Czech Republic Country Risk Report Q4 2018
Real GDP growth in the Czech Republic peaked in 2017, but will remain solid over the coming years and outperform the wider EU. However, in the absence of strong productivity gains, the country's tight labour market will put upward pressure on unit labour costs, and begin to weigh on the country's competitiveness.
With a budget surplus in 2017 and already low public debt load of around 35% of GDP, the fiscally conservative stance of the next Czech government will see fiscal metrics improve further, underpinning the country's robust sovereign profile.
Although the Babis government will be positive for growth on account of its business-friendly reform and tax cutting agenda, its populist ideologies will align the Czech Republic closer with eurosceptic peers in Poland and Hungary, raising tensions with the EU.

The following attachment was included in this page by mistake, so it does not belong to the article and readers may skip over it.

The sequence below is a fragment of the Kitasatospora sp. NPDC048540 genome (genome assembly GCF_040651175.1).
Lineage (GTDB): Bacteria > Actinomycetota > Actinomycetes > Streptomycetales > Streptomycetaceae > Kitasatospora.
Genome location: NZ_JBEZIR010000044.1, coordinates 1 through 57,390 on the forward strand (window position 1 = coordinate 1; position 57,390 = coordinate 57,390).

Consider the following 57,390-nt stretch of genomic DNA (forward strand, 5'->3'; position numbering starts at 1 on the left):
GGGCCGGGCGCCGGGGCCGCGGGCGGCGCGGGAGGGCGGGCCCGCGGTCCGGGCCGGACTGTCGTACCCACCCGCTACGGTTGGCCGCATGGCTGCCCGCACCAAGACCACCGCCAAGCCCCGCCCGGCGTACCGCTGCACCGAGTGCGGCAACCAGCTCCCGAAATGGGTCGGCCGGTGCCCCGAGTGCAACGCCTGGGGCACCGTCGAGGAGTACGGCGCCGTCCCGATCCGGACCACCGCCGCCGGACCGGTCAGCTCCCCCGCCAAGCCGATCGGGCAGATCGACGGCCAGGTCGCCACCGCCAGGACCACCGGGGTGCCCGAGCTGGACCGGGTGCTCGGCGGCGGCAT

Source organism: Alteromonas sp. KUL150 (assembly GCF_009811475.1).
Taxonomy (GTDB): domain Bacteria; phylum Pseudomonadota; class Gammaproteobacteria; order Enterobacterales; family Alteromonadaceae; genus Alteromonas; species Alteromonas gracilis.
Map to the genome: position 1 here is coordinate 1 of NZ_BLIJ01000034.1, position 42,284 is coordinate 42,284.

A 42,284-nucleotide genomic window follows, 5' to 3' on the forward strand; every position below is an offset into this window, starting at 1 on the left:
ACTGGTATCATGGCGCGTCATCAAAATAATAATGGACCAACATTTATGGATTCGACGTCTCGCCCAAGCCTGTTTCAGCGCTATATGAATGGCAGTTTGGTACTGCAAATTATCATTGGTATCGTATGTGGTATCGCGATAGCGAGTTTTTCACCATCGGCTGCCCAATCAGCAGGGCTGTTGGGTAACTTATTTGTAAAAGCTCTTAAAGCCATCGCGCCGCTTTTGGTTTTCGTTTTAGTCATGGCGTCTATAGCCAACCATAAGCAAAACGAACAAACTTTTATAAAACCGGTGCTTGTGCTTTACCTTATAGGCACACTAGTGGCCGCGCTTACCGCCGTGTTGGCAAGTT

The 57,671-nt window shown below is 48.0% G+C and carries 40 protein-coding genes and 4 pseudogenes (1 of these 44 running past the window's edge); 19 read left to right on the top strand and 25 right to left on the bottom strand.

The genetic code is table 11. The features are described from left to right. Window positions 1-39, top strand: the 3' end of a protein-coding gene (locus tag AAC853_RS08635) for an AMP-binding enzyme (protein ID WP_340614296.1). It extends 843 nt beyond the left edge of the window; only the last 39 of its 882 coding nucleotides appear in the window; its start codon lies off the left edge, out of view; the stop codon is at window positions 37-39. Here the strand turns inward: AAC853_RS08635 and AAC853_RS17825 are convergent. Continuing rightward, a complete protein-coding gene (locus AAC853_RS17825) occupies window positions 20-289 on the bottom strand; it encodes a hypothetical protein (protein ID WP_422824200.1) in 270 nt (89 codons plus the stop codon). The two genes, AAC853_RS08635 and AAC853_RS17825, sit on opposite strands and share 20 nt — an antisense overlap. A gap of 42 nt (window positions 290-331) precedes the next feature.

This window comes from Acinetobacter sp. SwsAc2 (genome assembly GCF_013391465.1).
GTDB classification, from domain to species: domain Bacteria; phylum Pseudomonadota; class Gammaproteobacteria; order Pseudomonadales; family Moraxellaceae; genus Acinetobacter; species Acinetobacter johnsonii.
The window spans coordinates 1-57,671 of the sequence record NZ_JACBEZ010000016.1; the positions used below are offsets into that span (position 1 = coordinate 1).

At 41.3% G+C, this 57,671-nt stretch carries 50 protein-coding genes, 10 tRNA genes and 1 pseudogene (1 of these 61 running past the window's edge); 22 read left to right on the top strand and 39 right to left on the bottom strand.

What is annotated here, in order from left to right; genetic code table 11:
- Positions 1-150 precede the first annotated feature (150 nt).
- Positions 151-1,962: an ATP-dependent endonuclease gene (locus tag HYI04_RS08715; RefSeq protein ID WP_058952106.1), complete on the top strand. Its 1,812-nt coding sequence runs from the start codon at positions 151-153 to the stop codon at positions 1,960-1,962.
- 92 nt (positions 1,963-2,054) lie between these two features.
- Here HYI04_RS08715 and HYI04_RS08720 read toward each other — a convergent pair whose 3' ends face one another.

After becoming the first CEE central bank to hike interest rates in 2017 on account of rising inflation, the Czech National Bank will continue a relatively aggres-sive rate hiking cycle in 2018, supporting further koruna appreciation.
On the back of strong household demand, the trade surplus will slightly narrow, but the country's current account will stay relatively balanced in the years ahead.
Wage rises and increasing labour unit costs will erode the Czech Republic's cost advantage over its more developed regional peers, such as Austria and Germany, in the medium term.
Emerging political risks in the eurozone on account of Italy's populist government may have negative consequence for the recovery in fixed investments.
Further and more substantial EM FX volatility is possible.
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